By Rebecca Hogue Wojahn
Welcome to the Gal?pagos Islands! As you stick with a course in the course of the black lava rock on one of many islands, you could pay attention the ocean lions barking or the hum of a white-lined sphinx moth flying prior your head. The Gal?pagos Islands are lively, from an immense tortoise trudging towards a cactus patch to a Gal?pagos barn owl gliding within the air, able to take hold of up a Santa Fe rice rat. Day and evening within the Gal?pagos Islands, the quest is directly to locate nutrients - and to prevent changing into an individual else's subsequent meal. all of the dwelling issues are attached to each other in a meals chain, from animal to animal, animal to plant, plant to insect, and bug to animal. What course will you are taking to keep on with the meals chain in the course of the islands? Will you . . . pass fishing with a blue-footed booby? Snack on a few crabs with a Gal?pagos sea lion? Dive lower than the reef looking for algae with a marine iguana? stick to all 3 chains and lots of extra in this who-eats-what experience!
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Additional info for A Galapagos Island Food Chain: A Who-Eats-What Adventure (Follow That Food Chain)
As he does, he sneezes. It’s not really a sneeze, but it looks and sounds like one. Marine iguanas drink the salty water from the sea. But their bodies have to get rid of the extra salt. They blow the extra salt out of a special gland above their eyes. The salty spray from our iguana’s “sneeze” coats his black back. The salt will dry as a white crust. For now, the marine iguana will rest. He’ll soak up the sun so that he can survive the cool night air. Tomorrow, it’ll be more of the same. Last night for dinner, the marine iguana nibbled .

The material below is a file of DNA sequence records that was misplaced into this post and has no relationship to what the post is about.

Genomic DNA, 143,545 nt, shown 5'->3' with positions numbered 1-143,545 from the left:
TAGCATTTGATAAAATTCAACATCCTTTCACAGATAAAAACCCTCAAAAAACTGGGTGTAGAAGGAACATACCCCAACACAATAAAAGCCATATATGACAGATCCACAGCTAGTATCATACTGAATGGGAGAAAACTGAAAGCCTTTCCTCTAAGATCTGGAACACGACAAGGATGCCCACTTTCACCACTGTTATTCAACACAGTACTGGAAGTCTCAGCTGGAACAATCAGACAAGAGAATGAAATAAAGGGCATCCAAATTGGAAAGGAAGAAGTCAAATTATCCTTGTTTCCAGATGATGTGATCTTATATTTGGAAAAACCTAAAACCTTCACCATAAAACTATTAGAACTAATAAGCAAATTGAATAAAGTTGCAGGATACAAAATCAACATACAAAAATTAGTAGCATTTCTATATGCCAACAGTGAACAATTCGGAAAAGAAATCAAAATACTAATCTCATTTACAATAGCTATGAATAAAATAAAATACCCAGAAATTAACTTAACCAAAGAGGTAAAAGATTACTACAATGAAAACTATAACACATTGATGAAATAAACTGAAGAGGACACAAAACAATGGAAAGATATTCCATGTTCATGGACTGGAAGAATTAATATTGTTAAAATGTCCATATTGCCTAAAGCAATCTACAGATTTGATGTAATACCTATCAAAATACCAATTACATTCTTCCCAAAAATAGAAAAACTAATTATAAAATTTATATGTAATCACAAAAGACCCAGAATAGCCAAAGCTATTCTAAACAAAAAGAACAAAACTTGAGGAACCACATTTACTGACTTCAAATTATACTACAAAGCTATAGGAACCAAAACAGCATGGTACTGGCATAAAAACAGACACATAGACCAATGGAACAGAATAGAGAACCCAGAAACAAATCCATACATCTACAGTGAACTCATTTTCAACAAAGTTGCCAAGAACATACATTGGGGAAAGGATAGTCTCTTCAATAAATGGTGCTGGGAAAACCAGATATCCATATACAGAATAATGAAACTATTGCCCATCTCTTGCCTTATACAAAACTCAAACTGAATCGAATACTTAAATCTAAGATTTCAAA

In fact, many people mistake sphinx moths for hummingbirds or bats. He heads out and away from his vine. Adult sphinx moths live in the dry parts of the islands. Once he reaches his new home, he’ll start looking for food. He’ll use his long tongue to sip nectar (a sweet liquid) from the flowers. Tonight for dinner, the white-lined sphinx moth sips . . . nectar from opuntia cactus flowers. To see what opuntia cactuses are like, tu rn to page 56 . . nectar from the blooms on a sunflower tree.
Over a long period of time, the finches’ beaks changed. The birds adapted to fit the food available in their habitats. This chart shows some of the different sizes and shapes of beaks. A sharp-beaked ground finch draws blood from a masked booby. The cactus finch eats insects and parts of the Opuntia cactus. It uses its long, thin beak to search the cactus flowers for bugs. The large ground finch eats mostly seeds. Its strong, thick beak can crush hard seed shells. The woodpecker finch uses its beak to grip sticks or cactus spines.